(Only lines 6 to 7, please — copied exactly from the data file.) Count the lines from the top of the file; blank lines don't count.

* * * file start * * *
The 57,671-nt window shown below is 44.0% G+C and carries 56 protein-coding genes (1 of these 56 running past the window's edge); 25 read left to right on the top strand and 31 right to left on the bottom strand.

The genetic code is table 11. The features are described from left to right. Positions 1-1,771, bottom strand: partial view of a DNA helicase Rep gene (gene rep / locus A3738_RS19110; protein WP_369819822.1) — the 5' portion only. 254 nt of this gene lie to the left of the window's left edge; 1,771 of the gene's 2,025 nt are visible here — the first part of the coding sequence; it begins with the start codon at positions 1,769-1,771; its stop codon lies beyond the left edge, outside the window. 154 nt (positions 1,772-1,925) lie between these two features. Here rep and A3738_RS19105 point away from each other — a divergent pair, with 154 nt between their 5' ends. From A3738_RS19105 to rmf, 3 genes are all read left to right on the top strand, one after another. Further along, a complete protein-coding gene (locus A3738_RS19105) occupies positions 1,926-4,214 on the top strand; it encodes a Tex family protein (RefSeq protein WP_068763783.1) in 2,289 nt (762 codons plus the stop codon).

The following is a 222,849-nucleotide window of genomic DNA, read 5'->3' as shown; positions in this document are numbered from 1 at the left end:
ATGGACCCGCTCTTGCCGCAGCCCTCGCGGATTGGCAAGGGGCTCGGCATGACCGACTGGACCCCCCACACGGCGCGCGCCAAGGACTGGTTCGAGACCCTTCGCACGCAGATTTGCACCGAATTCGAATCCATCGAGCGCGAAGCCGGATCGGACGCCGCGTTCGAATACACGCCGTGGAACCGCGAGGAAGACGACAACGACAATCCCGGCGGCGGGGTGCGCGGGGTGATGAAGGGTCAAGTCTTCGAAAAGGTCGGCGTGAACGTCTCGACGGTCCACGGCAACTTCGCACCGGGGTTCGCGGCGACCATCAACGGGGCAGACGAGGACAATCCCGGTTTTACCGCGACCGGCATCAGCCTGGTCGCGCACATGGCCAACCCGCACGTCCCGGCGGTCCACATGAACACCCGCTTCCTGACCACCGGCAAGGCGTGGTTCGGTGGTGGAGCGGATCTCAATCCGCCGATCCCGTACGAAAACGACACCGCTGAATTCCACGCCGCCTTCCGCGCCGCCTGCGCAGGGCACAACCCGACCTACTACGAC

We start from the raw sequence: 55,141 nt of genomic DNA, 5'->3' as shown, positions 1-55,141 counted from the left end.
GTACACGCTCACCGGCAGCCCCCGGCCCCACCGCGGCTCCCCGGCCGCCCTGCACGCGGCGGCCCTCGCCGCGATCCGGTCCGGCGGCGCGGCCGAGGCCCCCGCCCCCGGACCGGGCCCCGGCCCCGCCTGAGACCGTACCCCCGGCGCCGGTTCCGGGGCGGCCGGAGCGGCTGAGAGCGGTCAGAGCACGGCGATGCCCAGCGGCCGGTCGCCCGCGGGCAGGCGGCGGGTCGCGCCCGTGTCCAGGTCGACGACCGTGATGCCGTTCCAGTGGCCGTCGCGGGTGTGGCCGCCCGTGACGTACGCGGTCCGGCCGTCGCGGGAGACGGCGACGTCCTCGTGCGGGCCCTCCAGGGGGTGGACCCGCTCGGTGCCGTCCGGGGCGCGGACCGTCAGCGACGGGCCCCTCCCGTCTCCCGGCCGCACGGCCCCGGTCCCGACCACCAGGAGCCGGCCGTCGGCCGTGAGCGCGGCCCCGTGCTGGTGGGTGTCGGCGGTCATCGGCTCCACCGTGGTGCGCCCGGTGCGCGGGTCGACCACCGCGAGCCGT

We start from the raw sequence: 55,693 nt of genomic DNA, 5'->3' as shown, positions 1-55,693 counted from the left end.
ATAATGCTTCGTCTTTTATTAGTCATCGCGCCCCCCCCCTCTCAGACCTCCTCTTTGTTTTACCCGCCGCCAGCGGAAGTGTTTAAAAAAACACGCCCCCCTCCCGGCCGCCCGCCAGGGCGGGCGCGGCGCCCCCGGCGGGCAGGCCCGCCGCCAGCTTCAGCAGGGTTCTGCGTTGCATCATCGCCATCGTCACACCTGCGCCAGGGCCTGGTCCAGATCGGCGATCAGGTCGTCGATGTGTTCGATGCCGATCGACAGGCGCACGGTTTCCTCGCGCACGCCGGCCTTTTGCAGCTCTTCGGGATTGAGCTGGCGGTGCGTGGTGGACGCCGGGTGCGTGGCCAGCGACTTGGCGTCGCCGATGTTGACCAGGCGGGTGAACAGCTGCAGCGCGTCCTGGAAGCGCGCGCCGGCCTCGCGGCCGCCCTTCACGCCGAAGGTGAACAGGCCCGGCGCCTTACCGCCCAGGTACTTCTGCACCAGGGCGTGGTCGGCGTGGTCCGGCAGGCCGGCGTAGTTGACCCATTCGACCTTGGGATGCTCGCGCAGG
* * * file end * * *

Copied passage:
GTACACGCTCACCGGCAGCCCCCGGCCCCACCGCGGCTCCCCGGCCGCCCTGCACGCGGCGGCCCTCGCCGCGATCCGGTCCGGCGGCGCGGCCGAGGCCCCCGCCCCCGGACCGGGCCCCGGCCCCGCCTGAGACCGTACCCCCGGCGCCGGTTCCGGGGCGGCCGGAGCGGCTGAGAGCGGTCAGAGCACGGCGATGCCCAGCGGCCGGTCGCCCGCGGGCAGGCGGCGGGTCGCGCCCGTGTCCAGGTCGACGACCGTGATGCCGTTCCAGTGGCCGTCGCGGGTGTGGCCGCCCGTGACGTACGCGGTCCGGCCGTCGCGGGAGACGGCGACGTCCTCGTGCGGGCCCTCCAGGGGGTGGACCCGCTCGGTGCCGTCCGGGGCGCGGACCGTCAGCGACGGGCCCCTCCCGTCTCCCGGCCGCACGGCCCCGGTCCCGACCACCAGGAGCCGGCCGTCGGCCGTGAGCGCGGCCCCGTGCTGGTGGGTGTCGGCGGTCATCGGCTCCACCGTGGTGCGCCCGGTGCGCGGGTCGACCACCGCGAGCCGT

We start from the raw sequence: 55,693 nt of genomic DNA, 5'->3' as shown, positions 1-55,693 counted from the left end.